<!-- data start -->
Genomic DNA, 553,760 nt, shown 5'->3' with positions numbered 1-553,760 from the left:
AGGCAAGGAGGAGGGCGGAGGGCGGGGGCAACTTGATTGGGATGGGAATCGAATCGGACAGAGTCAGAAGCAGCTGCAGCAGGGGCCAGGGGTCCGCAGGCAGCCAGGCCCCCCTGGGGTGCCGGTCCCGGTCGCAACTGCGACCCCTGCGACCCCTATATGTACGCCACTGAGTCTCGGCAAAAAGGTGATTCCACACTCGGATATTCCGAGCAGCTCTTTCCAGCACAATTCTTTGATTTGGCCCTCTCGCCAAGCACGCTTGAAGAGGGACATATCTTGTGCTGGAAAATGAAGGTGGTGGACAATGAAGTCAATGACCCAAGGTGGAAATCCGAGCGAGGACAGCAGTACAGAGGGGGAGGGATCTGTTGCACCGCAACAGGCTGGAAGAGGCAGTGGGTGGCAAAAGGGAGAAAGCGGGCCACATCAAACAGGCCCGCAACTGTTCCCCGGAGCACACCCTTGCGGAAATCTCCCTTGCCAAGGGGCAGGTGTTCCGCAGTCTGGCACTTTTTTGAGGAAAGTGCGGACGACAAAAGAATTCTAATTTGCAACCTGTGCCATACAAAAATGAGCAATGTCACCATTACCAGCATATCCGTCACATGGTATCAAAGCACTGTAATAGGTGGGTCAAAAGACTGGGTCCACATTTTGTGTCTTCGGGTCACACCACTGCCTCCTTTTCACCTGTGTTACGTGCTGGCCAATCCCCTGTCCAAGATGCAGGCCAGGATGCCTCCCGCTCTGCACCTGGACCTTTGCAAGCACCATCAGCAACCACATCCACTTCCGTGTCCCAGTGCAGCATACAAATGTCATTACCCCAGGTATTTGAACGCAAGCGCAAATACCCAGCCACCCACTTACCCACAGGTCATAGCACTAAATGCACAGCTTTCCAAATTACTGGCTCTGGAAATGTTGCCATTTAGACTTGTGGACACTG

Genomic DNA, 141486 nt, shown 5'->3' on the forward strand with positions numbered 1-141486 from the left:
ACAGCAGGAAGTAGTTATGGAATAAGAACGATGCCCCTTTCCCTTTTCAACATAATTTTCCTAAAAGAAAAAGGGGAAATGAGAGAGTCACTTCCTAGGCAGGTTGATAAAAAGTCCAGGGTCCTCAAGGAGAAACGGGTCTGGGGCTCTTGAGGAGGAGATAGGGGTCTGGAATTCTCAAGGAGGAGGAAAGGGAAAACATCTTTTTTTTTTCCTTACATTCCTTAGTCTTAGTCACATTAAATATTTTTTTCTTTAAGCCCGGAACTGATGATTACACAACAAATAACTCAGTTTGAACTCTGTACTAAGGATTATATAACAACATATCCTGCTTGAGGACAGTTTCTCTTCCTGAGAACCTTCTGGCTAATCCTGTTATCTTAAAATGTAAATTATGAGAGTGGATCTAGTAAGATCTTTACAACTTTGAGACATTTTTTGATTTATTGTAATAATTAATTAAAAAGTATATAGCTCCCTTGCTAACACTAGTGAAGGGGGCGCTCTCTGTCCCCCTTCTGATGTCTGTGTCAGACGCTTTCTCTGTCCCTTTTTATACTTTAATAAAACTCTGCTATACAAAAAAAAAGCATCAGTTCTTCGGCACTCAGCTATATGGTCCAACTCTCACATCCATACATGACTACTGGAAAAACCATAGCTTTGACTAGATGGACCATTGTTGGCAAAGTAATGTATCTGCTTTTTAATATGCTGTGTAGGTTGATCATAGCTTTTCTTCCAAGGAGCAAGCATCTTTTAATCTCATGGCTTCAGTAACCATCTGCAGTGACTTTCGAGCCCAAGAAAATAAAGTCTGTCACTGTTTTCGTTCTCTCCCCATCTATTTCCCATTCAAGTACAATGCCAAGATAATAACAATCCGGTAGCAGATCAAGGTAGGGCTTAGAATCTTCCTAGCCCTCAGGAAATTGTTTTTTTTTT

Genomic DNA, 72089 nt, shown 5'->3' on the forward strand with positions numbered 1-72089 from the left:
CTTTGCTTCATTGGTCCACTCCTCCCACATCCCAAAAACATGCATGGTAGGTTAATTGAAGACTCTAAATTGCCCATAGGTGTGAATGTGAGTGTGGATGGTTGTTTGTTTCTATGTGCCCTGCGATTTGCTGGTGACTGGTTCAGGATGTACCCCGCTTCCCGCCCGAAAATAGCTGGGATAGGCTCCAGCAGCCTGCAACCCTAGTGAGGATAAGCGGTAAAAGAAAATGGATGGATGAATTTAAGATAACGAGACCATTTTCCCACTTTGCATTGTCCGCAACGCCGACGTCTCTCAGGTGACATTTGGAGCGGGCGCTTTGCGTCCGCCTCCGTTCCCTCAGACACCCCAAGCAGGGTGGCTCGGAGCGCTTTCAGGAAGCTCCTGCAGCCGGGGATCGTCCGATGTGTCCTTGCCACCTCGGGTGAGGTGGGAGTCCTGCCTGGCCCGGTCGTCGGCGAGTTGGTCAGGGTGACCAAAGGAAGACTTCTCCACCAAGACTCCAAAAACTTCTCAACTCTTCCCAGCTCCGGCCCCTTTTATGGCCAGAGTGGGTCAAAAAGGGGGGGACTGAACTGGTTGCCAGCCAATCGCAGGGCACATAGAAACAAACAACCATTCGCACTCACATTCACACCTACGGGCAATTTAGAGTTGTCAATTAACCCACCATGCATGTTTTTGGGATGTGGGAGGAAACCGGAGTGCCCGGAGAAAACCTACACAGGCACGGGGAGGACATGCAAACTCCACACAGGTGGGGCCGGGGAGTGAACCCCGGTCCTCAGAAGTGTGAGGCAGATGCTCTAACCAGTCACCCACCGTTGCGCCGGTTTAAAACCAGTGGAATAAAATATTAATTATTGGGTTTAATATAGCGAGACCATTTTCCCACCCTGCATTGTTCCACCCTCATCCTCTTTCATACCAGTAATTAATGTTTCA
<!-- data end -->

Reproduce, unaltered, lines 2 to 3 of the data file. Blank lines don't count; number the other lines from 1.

AGGCAAGGAGGAGGGCGGAGGGCGGGGGCAACTTGATTGGGATGGGAATCGAATCGGACAGAGTCAGAAGCAGCTGCAGCAGGGGCCAGGGGTCCGCAGGCAGCCAGGCCCCCCTGGGGTGCCGGTCCCGGTCGCAACTGCGACCCCTGCGACCCCTATATGTACGCCACTGAGTCTCGGCAAAAAGGTGATTCCACACTCGGATATTCCGAGCAGCTCTTTCCAGCACAATTCTTTGATTTGGCCCTCTCGCCAAGCACGCTTGAAGAGGGACATATCTTGTGCTGGAAAATGAAGGTGGTGGACAATGAAGTCAATGACCCAAGGTGGAAATCCGAGCGAGGACAGCAGTACAGAGGGGGAGGGATCTGTTGCACCGCAACAGGCTGGAAGAGGCAGTGGGTGGCAAAAGGGAGAAAGCGGGCCACATCAAACAGGCCCGCAACTGTTCCCCGGAGCACACCCTTGCGGAAATCTCCCTTGCCAAGGGGCAGGTGTTCCGCAGTCTGGCACTTTTTTGAGGAAAGTGCGGACGACAAAAGAATTCTAATTTGCAACCTGTGCCATACAAAAATGAGCAATGTCACCATTACCAGCATATCCGTCACATGGTATCAAAGCACTGTAATAGGTGGGTCAAAAGACTGGGTCCACATTTTGTGTCTTCGGGTCACACCACTGCCTCCTTTTCACCTGTGTTACGTGCTGGCCAATCCCCTGTCCAAGATGCAGGCCAGGATGCCTCCCGCTCTGCACCTGGACCTTTGCAAGCACCATCAGCAACCACATCCACTTCCGTGTCCCAGTGCAGCATACAAATGTCATTACCCCAGGTATTTGAACGCAAGCGCAAATACCCAGCCACCCACTTACCCACAGGTCATAGCACTAAATGCACAGCTTTCCAAATTACTGGCTCTGGAAATGTTGCCATTTAGACTTGTGGACACTG

Genomic DNA, 141486 nt, shown 5'->3' on the forward strand with positions numbered 1-141486 from the left: